- The Washington Times - Tuesday, March 9, 2004

Once again, the Redskins are threatening to render the NFL Draft irrelevant. If their offer to cornerback Jerametrius Butler, a restricted free agent, isn’t matched by the Rams, they’ll give up their fifth-round pick as compensation — leaving them with exactly one selection on Draft Day, their first-rounder. That’s the fewest in history, in case you were wondering. The only other time a team had one pick was when the Saints traded their entire draft for Ricky Williams.

Let’s recap how the Redskins got themselves in this situation:

They sent their No.2 to Denver as part of the Clinton Portis deal.

They sent their No.3 to Jacksonville for Mark Brunell.

They sent their No.4 to New England for a 2003 No.5, which went to the Jets for kick returner Chad Morton.

They sent their No.6 to Denver for defensive tackle Lional Dalton, who’s no longer on the team.

And they sent their No.7 to New Orleans for defensive tackle Martin Chase, who’s also no longer on the team.

Of course, the Redskins could end up with more than one pick in the draft. All they’d have to do is trade down once or twice, something they’re already discussing. But they’re likely to have the fewest selections in the league for the third time in the last four years. Indeed, in their five drafts under Dan Snyder (including this one), they’ve had far fewer choices than any other team.

Here are the bottom six in that department (2000-2004, pending future developments): Redskins26, Jets32, Eagles34, Bucs35, Dolphins35, Cowboys35.

And here are the top six: Seahawks47, Jaguars47, Patriots46, Bills45, 49ers44, Bears44.

(Note: The Browns have also had 44, but they received additional picks as an expansion club.)

Startling, isn’t it? In just a five-year period, Seattle has had 21 more picks than the Redskins. That’s three years’ worth! And the Pats, the reigning Super Bowl champs, have had 20 more.

Now, there are plenty of ways to build a football team, as we in Washington are well aware. George Allen won big with the Redskins in the 1970s despite treating draft choices like “pieces of paper,” as Charley Casserly once put it. In his seven years here, Allen made only one pick in the first four rounds (a second-rounder in 1971). The others he swapped for established veterans, many of whom had played for him before.

Bobby Beathard was another guy who never met a No.1 pick he couldn’t trade. Still, Beathard’s drafts in the 1980s were usually productive. He was forever finding gems in the later rounds, players like Dexter Manley, Raleigh McKenzie and Mark Rypien.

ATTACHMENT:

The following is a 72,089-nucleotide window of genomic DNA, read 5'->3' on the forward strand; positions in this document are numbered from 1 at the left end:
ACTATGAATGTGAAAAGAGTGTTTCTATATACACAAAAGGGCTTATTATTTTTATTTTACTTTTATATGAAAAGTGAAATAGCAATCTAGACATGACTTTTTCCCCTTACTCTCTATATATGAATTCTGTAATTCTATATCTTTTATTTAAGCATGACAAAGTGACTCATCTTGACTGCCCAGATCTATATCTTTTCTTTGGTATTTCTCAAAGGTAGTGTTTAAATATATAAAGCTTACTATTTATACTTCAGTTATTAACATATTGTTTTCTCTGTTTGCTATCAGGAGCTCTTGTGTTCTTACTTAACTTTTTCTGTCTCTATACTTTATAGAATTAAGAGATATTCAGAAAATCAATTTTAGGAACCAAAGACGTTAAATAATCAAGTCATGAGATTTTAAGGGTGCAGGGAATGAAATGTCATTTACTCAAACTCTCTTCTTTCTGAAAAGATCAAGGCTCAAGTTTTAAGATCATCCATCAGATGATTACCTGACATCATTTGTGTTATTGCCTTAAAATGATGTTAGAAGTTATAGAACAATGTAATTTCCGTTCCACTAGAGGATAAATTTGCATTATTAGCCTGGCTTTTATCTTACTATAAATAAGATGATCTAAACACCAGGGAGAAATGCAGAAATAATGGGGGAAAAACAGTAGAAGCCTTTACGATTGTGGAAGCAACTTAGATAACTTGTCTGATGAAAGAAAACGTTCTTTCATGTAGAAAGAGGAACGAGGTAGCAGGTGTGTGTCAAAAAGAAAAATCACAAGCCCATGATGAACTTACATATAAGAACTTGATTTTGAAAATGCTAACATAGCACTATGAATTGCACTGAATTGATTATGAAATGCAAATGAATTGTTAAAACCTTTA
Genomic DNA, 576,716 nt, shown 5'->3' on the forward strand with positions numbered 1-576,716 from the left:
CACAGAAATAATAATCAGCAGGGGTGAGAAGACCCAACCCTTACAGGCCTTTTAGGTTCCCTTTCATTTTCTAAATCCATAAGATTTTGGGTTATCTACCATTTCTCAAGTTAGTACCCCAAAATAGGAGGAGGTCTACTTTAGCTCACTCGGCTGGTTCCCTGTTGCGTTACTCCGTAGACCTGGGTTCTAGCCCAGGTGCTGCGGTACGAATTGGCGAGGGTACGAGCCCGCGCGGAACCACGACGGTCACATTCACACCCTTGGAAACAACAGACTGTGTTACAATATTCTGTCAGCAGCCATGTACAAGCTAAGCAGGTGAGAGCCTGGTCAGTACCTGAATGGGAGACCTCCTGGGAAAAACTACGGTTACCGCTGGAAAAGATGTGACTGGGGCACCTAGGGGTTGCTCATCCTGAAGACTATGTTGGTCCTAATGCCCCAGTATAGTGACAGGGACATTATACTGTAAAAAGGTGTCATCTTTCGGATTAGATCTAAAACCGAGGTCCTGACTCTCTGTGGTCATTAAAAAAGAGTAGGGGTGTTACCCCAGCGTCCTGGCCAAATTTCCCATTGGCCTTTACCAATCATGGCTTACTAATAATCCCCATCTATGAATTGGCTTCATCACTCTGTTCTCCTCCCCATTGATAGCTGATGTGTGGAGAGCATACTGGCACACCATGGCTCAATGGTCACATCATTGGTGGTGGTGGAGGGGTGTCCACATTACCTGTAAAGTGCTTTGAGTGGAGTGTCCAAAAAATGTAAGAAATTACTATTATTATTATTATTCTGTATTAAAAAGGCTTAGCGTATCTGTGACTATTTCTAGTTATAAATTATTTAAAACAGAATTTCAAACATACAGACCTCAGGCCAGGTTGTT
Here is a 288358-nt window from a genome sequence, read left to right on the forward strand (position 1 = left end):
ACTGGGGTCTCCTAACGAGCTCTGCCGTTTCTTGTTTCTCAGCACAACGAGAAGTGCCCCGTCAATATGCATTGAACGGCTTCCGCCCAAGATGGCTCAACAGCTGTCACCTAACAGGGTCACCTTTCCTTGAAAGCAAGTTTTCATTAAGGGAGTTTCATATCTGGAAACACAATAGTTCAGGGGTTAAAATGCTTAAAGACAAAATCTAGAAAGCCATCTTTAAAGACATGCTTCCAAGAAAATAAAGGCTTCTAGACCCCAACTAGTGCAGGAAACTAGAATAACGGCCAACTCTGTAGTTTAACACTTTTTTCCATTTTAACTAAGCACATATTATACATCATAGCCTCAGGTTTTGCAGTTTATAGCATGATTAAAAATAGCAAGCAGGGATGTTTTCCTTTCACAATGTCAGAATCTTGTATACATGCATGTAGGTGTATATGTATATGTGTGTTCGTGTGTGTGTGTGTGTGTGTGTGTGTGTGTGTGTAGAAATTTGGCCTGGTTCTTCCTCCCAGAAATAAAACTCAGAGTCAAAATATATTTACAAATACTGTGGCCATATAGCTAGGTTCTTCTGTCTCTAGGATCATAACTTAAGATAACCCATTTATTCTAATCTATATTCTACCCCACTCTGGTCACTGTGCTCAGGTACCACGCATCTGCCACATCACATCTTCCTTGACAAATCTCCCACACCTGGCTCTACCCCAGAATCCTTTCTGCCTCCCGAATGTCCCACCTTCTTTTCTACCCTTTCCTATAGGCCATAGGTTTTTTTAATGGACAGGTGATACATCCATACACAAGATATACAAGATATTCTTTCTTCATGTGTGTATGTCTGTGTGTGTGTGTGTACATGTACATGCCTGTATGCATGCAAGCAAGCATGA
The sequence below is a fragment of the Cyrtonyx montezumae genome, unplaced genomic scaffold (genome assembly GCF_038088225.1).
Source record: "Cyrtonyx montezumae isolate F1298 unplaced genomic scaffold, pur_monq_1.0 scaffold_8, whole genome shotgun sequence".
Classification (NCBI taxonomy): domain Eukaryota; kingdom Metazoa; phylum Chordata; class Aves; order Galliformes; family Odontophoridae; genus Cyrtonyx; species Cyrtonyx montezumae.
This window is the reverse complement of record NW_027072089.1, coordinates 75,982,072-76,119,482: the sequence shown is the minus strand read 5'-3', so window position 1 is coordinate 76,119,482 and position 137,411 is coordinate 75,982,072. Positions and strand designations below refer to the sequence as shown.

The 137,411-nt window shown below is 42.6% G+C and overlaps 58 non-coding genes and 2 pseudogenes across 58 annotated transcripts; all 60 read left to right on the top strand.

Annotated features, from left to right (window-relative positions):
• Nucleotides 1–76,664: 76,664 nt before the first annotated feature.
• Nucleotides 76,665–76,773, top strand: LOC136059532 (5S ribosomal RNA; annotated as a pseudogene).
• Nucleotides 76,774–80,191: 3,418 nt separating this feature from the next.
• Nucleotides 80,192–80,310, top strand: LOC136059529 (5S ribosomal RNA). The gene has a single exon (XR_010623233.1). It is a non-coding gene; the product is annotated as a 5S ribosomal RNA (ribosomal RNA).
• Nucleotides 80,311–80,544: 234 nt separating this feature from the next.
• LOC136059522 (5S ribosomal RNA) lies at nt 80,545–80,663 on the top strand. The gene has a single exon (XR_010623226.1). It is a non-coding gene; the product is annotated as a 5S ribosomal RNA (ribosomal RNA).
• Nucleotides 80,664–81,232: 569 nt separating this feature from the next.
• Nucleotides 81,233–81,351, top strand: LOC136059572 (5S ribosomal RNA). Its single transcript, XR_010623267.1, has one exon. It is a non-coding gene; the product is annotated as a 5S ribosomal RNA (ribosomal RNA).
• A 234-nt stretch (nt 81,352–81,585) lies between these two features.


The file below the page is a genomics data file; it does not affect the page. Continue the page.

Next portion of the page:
Perhaps this is why Joe Gibbs is so comfortable sacrificing his draft for Portis, Brunell and (presumably) Butler. He’s been through it before. What tends to be forgotten, though, is that, for all of Beathard’s maneuvering, he only once had fewer than 10 picks in a draft — in 1983, when he had nine (back when there were 12 rounds). The Redskins right now have one pick (a year after having three picks).

Balance is important in the NFL — balance between the run and the pass, balance between offense and defense, balance between older starters and younger ones and certainly balance in the area of player acquisition. In putting together a club, you want to take advantage of all the avenues open to you (the draft, free agency, trades, etc.), but you also want to be careful not to overdo it in any one area. (Unless, that is, you keep rolling sevens in the draft, still the cheapest way to accumulate talent.)

The Redskins in recent years have basically been blowing off the draft. And since they’re 28-36 over the past four seasons, with no playoff appearances, it’s reasonable to ask whether this is a sound strategy. The Patriots, the current Model Franchise, have assembled many of their winning pieces through the draft. The Packers (15 more picks than the Redskins during this stretch) and the Titans (ditto) have done the same. No one, however, has been successful following the Redskins’ formula. (Actually, the Redskins are the only team that has followed the Redskins’ formula, which should give you pause right there.)

The Redskins will tell you they have a plan, and they undoubtedly do. But it’s a plan that revolves around an impatient owner for whom the future is always now. The draft is tomorrow; free agency and trades are today. Also, when you sign a free agent or make a deal for a player, you know what you’re getting (or at least, you think you do). But when you go into a draft, there’s no guarantee the guys you want will be available when your turn comes. Dan Snyder, it’s clear, doesn’t like that uncertainty.

Giving up only a fifth-round pick for a nickel corner like Jerametrious Butler seems like a bargain — if you can overlook that he’ll be paid millions more than any fifth-rounder would. The only reason the Redskins need a nickel corner, though, is that they didn’t find one in the last few drafts. Wonder why that is.

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